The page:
During this time masculinity was directly linked to guitar skills. Tharpe was often offered the compliment that she could “play like a man,” demonstrating her skills at guitar battles at the Apollo Theatre in Harlem. Her song “Strange Things Happening Every Day,” recorded in 1944 with Sammy Price, Decca’s house boogie woogie pianist, showcased her virtuosity as a guitarist and her witty lyrics and delivery. It was the first Gospel song to appear on the Billboard magazine Harlem Hit Parade. This 1944 record has been called the first rock and roll record. Tharpe toured throughout the 1940s, backed by various gospel quartets, including the Dixie Hummingbirds.
In 1946, Tharpe saw Marie Knight perform at a Mahalia Jackson concert in New York. Tharpe recognized a special talent in Knight. Two weeks later, Tharpe showed up at Knight’s doorstep, inviting her to go on the road. They toured the gospel circuit for a number of years, during which they recorded hits such as “Up Above My Head” and “Gospel Train.” Though dismissed by both artists as gossip, several in the Gospel community speculated that Knight and Tharpe maintained a romantic and sexual relationship.
Tharpe attracted 25,000 paying customers to her wedding to her manager, Russell Morrison (her third marriage), followed by a vocal performance at Griffith Stadium in Washington, D.C., in 1951. After recording her album Gospel Train in 1956, Tharpe headed to the UK, where she was a big hit. In April and May 1964, Tharpe toured Europe as part of the Blues and Gospel Caravan, alongside Muddy Waters and Otis Spann. A famous concert, in the rain, was recorded by Granada Television at the disused railway station in Manchester, England in May 1964. The band performed on one platform while the audience was seated on the opposite platform. That video with her amazing voice and incredible guitar skills with “Didn’t It Rain” can be viewed at: https://www.youtube.com/watch?v=5SoZG4yDaJA
Of course, the majority of the story of Rory Tharpe is not in this play. We meet Sister Rosetta Tharpe first as a young girl who joined her mother as a regular performer in a traveling evangelical troupe with the Church of God in Christ. This mother figure played by Brenda Lee Eagers is always on stage, as a reminder of Rory’s origins in Gospel music and periodically pops up to remind her and the audience of that origin. Actress-guitarist Alma Schofield leads as Rory Tharpe, who is loosely based on Rosetta. The play quickly moves in the time period of the 1950s with Rory’s cross-country bus tour, often performing in dive bars and arguing with her all-male band members. In the play, these are her guitarist (played by Darrell Philip) and her white drummer (Philip McNair). In Boise, Idaho, her musicians manage to get rooms in a cheap hotel and it seems that the hotel manager Cruz (JC Cadena) quickly takes a liking to the rough and tough Rory and will become yet another of her female lovers.
Traveling east, they arrive in Chicago and much later in Memphis, where she encounters the Jude Justis (Dina Cataldi), a white woman blues-rock singer who has built a successful recording career out of singing music by Black musicians. Frustrated by the deceitful practices of white-dominated recording companies, Rory warily decides to perform with Jude for a while. Then she runs into Mason Mulvaney (Patti Hanley), who she knew from her childhood in Chicago. Mulvaney has become a high-toned preacher in the Church of God in Christ with her degree in Divinity. She talks Rory into performing with Mulvaney’s new mega-church enterprise Revivals, Inc.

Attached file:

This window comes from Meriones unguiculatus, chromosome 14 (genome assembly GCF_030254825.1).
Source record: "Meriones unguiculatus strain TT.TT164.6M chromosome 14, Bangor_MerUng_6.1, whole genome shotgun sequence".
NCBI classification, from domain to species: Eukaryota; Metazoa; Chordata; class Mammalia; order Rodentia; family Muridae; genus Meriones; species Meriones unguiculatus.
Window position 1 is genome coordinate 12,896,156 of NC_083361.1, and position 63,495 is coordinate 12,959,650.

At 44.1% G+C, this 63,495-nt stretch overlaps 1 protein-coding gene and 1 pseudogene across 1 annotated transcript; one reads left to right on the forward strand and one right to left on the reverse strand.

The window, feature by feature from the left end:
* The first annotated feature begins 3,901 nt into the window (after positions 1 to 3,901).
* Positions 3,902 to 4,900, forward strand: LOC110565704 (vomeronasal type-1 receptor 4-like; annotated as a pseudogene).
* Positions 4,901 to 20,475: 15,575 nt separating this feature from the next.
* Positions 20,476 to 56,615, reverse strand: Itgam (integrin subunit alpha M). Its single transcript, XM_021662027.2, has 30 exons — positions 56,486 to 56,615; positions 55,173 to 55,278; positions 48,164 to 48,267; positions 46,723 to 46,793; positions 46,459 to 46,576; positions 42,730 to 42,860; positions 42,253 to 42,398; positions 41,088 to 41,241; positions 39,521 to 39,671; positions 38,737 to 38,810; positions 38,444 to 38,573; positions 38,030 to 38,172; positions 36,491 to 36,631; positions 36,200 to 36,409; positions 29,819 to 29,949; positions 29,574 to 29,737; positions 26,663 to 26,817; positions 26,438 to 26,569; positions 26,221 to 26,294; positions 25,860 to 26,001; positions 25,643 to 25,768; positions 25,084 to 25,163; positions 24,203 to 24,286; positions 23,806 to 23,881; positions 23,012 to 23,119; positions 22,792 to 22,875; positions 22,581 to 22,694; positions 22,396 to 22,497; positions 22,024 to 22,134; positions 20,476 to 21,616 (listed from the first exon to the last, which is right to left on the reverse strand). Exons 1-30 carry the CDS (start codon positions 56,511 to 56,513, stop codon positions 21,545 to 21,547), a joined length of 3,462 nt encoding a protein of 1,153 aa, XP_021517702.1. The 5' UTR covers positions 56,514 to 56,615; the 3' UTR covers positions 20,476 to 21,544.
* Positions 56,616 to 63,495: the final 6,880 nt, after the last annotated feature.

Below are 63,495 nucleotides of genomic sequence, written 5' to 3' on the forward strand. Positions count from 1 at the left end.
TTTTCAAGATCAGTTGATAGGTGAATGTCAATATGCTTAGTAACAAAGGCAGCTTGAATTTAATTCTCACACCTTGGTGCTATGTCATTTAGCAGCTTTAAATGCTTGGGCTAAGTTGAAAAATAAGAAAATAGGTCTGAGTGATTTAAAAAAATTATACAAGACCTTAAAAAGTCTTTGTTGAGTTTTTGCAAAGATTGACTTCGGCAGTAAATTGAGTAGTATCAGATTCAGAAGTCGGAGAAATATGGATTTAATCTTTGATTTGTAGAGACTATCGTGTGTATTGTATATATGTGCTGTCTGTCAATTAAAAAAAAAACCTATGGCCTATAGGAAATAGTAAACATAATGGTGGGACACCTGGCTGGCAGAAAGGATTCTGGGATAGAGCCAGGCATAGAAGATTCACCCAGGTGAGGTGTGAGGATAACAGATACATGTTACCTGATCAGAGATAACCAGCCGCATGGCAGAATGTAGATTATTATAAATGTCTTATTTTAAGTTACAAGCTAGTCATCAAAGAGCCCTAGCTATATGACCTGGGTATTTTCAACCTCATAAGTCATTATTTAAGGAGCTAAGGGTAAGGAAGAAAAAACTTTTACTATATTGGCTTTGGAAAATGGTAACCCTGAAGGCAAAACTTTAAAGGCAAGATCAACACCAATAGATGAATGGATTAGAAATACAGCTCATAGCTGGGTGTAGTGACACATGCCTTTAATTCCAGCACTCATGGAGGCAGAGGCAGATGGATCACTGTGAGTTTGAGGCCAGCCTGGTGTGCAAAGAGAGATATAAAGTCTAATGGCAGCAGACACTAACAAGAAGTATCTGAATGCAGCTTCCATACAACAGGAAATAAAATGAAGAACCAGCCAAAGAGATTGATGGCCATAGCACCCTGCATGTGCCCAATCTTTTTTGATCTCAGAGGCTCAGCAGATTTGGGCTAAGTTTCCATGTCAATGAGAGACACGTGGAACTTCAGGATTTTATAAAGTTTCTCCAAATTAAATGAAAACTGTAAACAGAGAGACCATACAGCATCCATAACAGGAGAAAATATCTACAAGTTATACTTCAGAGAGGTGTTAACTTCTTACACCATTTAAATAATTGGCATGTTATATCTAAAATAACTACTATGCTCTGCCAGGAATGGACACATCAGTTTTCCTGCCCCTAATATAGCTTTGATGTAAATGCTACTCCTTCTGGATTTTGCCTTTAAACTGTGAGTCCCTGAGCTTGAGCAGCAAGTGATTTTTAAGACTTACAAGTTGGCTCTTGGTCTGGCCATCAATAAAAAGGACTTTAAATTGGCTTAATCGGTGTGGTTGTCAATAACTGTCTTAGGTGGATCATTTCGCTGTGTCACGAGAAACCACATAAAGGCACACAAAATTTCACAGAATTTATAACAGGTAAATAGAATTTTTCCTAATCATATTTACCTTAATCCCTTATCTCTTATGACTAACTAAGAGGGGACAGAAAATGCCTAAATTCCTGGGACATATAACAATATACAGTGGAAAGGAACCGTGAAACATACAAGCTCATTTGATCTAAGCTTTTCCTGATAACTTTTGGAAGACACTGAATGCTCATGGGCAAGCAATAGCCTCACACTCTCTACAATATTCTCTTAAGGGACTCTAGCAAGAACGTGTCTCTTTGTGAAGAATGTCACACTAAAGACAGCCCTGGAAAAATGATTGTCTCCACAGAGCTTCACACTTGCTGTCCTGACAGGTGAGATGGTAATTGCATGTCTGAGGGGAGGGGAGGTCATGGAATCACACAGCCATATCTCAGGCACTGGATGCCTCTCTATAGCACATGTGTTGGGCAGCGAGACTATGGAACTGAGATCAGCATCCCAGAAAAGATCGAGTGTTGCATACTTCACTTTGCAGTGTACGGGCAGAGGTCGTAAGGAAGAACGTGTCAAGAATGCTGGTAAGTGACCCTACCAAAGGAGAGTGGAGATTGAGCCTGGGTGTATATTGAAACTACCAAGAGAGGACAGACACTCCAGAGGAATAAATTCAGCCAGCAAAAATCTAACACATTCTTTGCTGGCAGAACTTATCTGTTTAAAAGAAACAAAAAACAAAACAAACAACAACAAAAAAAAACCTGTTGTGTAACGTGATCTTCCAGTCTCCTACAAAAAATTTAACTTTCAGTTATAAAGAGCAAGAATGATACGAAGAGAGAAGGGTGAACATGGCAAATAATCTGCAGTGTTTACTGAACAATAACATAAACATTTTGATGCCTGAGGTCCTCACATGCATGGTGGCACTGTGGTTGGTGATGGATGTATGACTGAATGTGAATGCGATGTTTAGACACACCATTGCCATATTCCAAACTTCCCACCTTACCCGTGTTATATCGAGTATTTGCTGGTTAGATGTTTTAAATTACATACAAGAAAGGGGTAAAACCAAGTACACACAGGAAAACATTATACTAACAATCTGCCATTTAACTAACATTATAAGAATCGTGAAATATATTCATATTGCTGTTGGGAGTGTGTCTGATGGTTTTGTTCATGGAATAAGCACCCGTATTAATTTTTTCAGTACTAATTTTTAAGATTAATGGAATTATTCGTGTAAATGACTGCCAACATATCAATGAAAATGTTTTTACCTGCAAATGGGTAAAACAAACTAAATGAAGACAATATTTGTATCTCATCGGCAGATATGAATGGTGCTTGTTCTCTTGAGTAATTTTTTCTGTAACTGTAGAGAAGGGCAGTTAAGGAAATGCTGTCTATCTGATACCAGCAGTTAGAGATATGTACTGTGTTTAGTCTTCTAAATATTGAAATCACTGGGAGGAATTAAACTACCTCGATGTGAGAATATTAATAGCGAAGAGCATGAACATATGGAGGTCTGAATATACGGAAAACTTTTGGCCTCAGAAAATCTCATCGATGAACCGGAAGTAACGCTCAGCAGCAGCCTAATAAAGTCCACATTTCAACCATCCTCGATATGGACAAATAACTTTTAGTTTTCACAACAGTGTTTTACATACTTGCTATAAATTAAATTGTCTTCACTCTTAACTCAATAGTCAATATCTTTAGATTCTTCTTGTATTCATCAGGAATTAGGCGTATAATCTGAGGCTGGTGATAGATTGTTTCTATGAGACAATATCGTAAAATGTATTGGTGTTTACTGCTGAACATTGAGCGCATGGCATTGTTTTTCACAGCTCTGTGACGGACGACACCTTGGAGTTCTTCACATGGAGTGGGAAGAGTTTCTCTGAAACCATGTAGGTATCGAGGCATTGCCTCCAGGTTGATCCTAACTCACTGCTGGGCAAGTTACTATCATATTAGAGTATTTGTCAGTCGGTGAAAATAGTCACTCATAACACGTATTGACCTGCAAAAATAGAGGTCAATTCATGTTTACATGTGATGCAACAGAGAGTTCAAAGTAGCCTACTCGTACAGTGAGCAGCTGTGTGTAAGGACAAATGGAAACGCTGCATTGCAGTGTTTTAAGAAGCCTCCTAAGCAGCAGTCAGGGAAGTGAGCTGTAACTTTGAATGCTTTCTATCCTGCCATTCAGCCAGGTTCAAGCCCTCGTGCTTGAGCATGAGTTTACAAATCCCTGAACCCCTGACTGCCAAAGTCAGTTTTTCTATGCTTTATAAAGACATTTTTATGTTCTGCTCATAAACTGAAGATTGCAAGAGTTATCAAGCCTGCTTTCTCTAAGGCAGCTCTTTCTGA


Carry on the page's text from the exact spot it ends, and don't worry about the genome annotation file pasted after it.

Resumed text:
Hutchinson’s play attempts to show us how difficult it was for a Black woman to survive and flourish in the midst of rock music industry indifference, racism, sexism, ageism, and homophobia. There is some music by the band Distant Engines sung by R&B legends Brenda Lee Eager (who has composed songs performed by Prince and a host of other music icons) and Patti Henley – who are both singers with careers in popular music.
Even in Rolling Stones’ List of the 100 Greatest Guitarists, there is no mention of Sister Rosetta Tharpe. Historically, Black women rockers were overlooked, as white male rockers took the spotlight. The guitar and especially the electric guitar was considered to be a male instrument. Like most Black musicians during the 1960s British Invasion era, Black female musicians were considered less lucrative by the record companies and assigned to the “universal” category of R&B. They were often cheated out of their royalties, publishing rights, and master recordings, while seeing their work and stylings “borrowed” by lesser white artists.
There is a curious character in the play who pops up from time to time: This is Sid (played by Ashlee Olivia), a young African-American girl who carries a tape recorder with her at all times. She clings to her tape recorder as a lifeline to the Black musical experience – as if it is a means of capturing the real history of the music she loves. As a sort of allegorical figure, Sid represents the voice of young Black girls who are trying to hold on to the music they love and protect it from being monetized by white commercial listeners. This is a larger concern of Sikivu Hutchinson as a scholar, feminist, and writer. Her play attempts to address the sad reality of what has often happened to female Black musicians, singers, and performers. The play is perhaps overly ambitious in the story it tries to tell and I am not sure the pieces all fit together coherently. A tightened version or different staging might improve the piece, because so many characters arrive only to disappear and we are left wondering who was the real Sister Rosetta (Rory) Tharpe.